Not too long ago, after my anxiety had a late-night brush with Esther Perel, I drove past a local community centre and saw a sign for an Italian-style sausage-making class.
I love Z, I think we have a good marriage. I desire him, I’m curious about him, etc etc. (Let’s not go on too much, lest I make you uncomfortable).
It seems, however, that we’re surrounded by couples who fall out of love over the long haul. Early on in our relationship, I wondered about this: I’m not so arrogant to assume that we’re better or different than other couples, than the couples who break up. And, because I love Z, I worried, I was afraid we’d eventually part, as these other couples had.
What could we do to prevent this? Were there any steps we could take, while things were good, to make sure they stayed good?
My anxiety over this is how I found Ms. Perel. I’d been looking for ways to keep our still-burning spark alive – the spark Z probably never worries about at all – and I took her advice to heart: “keep mystery and adventure in your relationship”.
While Z was blissfully unaware, I began to view each and every date we went on as a chance to preempt a possible dwindling of mutual attraction. The pressure was on. I needed to continually find more adventurous and mysterious things for us to experience together.
Because Z does not worry about us falling out of love, because he is in love with me and is generally contented with our life together, he does not view date night the same way. He has probably never heard of Esther Perel, or her book, Mating in Captivity. He had no idea the stakes were so high.
No idea at all.
Years before, I’d taken a fancy cooking class with my sisters. The instructors poured us wine, taught us to make all sorts of obscure things (rosti on a mandoline!), told us jokes, and sent us home full and happy. At the time, I’d thought: “I should do this with Z! He’d love it!”
At the time, Z had said: “I dunno, I already know how to cook a lot of things.”
I’d replied: “Exactly! A chance for you to be around other enthusiasts!”
So this sausage-making class? At the community centre? A fraction of the price and we could still cook? (By “cook”, I mean: “strictly learn to make Calabrese sausage”) Sign us up! What could go wrong?
Later that evening I asked: “Honey, how would you feel about taking a sausage-making class?”
Z: “I already know how to make sausage. I used to watch [insert name of hometown friend]’s Dad make it. With game he’d hunt himself.”
Me: “Well, this is with meat you buy. Probably pork. It’ll be new.”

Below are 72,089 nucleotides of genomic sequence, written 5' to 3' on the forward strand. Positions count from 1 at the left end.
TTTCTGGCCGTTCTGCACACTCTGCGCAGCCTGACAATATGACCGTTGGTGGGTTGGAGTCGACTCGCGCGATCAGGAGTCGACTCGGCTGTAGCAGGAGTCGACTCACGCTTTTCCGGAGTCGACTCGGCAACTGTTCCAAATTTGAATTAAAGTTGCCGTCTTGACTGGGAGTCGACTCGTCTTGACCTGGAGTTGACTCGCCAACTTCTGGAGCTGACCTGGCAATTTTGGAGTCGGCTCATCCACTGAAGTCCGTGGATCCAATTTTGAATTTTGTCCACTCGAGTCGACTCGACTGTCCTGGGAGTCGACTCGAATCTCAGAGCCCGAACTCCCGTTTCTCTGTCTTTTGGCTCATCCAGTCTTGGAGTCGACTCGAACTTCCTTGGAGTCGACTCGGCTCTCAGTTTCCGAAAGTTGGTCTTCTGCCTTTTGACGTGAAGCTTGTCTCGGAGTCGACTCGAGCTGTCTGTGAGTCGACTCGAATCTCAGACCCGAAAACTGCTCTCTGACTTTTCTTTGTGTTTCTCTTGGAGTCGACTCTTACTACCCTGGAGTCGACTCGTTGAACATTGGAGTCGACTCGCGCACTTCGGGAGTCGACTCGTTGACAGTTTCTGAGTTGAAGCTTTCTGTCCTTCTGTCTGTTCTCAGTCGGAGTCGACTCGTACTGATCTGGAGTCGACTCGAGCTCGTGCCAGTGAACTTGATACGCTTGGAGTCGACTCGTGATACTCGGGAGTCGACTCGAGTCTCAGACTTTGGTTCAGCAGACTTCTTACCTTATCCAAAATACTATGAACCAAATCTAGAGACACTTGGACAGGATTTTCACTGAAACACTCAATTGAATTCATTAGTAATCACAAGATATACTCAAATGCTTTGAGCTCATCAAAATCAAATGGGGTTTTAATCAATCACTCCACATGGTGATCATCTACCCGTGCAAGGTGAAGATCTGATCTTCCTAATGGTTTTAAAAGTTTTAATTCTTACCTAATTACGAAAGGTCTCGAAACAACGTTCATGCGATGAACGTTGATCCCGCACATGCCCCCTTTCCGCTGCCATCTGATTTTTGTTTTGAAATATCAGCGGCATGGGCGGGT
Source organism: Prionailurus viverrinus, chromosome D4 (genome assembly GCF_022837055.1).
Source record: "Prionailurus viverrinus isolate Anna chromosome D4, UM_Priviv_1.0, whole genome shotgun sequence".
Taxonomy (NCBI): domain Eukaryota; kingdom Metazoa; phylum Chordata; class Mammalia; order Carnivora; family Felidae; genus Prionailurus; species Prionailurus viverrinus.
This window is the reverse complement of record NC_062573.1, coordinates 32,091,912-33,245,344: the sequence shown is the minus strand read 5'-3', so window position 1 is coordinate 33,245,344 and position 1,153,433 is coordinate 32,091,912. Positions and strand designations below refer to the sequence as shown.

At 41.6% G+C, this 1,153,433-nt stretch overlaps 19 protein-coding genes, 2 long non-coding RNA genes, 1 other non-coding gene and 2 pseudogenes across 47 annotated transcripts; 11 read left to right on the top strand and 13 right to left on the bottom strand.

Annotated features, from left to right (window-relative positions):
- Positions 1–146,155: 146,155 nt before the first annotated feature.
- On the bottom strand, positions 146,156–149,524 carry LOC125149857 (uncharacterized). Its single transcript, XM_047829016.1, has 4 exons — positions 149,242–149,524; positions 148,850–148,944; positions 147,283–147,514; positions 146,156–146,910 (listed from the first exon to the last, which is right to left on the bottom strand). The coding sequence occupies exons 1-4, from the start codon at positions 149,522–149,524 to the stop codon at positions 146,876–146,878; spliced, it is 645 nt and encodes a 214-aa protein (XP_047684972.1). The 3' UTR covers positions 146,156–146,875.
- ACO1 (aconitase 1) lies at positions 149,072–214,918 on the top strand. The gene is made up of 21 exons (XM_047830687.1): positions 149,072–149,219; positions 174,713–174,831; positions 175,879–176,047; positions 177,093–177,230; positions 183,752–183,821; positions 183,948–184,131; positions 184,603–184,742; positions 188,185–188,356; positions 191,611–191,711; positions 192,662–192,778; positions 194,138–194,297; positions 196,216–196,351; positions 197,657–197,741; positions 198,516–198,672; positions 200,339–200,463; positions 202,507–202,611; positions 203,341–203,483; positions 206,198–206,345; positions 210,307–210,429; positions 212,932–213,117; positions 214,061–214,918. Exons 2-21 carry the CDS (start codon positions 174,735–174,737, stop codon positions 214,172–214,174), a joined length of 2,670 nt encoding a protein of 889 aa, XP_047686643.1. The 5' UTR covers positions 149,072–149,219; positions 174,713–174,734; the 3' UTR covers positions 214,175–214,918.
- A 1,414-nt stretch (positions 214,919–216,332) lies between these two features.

In hindsight, I should have sensed that Z was somewhat reluctant. I should have sensed he didn’t have the same anxiety about “keeping our flame alive” that I had. Instead…
Never fear, I thought: I will have to press on for both of us in the quest to ensure that our marriage is full of adventure!
The morning of, Z made some noise about going out on a weeknight. By this point, I was so determined that we were going, I would hear nothing – not a word!- of criticism about the sausage making class or my decision to sign us up. We were going to that class, come hell or high water, and we were going to have a great time, goddammit. We were going to learn new and beautiful things about each other, and we were going to stay in love forever. FOREVER!
It was nothing like the other cooking class. Not fancy at all. No laughter, few samples.
There was no wine. The instructor, Luigi, meant business: he was there to share his stash of cayenne, not to tell jokes.
And technically, we didn’t even touch the sausage, we just watched people make it. As soon as we walked into that community centre gym, and saw the Rubbermaid tubs full of pork chuck and salt, I knew: this was a terrible date idea and I should not have forced it.
Sparks did not fly: only smoke from when they fried some of the seasoned meat in the classroom, to check the taste before stuffing. I learned what intestines looked like as sausage casing; we both learned that many Italian cooks will not mix garlic with onion. But no sparks, none at all. Instead, Z was grimly forbearing, and I was dejected.
After about an hour (early!), we slipped out. Me: “Do you want to stop and actually eat some Italian?”
Z: “Let’s just go home.”
We didn’t even take our sausages; we didn’t want to make a scene.
One of the community centre employees caught us in the hallway: “Leaving now? Do you want to take your sausages with you?”
Me: “Oh, sure! We didn’t want to be too obvious that we were leaving, but that’d be great.”
We stood by a pamphlet stand as we waited. Z looked at it, briefly. The employee returned with our sausages, made in rubbermaid tubs in a community centre gym.
As we walked out, I realized Z’d taken a pamphlet: “Learn to Speak Italian”.
I was stunned. He’d never expressed an interest in anything remotely like that! I had a quick flash of us on vacation in Rome, as Z skillfully ordered us a couple of cappuccinos.
“Oh my god – are you going to take Italian classes?!”
Z: “No – I just didn’t want to make it obvious that we were only waiting for them to come back with the sausages.”
There it was: my spark, my moment of novelty. Not that he’d wanted to take Italian (that’s new!), but that he didn’t want to make the employee feel used. Nevermind that we’d thanked the man profusely and that he probably hadn’t even noticed the pamphlet. Just that Z had had that thought: “Oh, maybe grabbing this pamphlet will make this interaction a little more smooth.”
It was, without a doubt, our worst date ever – 90 minutes of smoky burnt pork chuck and anxiety – but I had my discovery.
Even when a date is terrible, you can still learn something about your partner. Z learned about the extent of my anxiety, and I learned a little bit about his subtle thoughtfulness.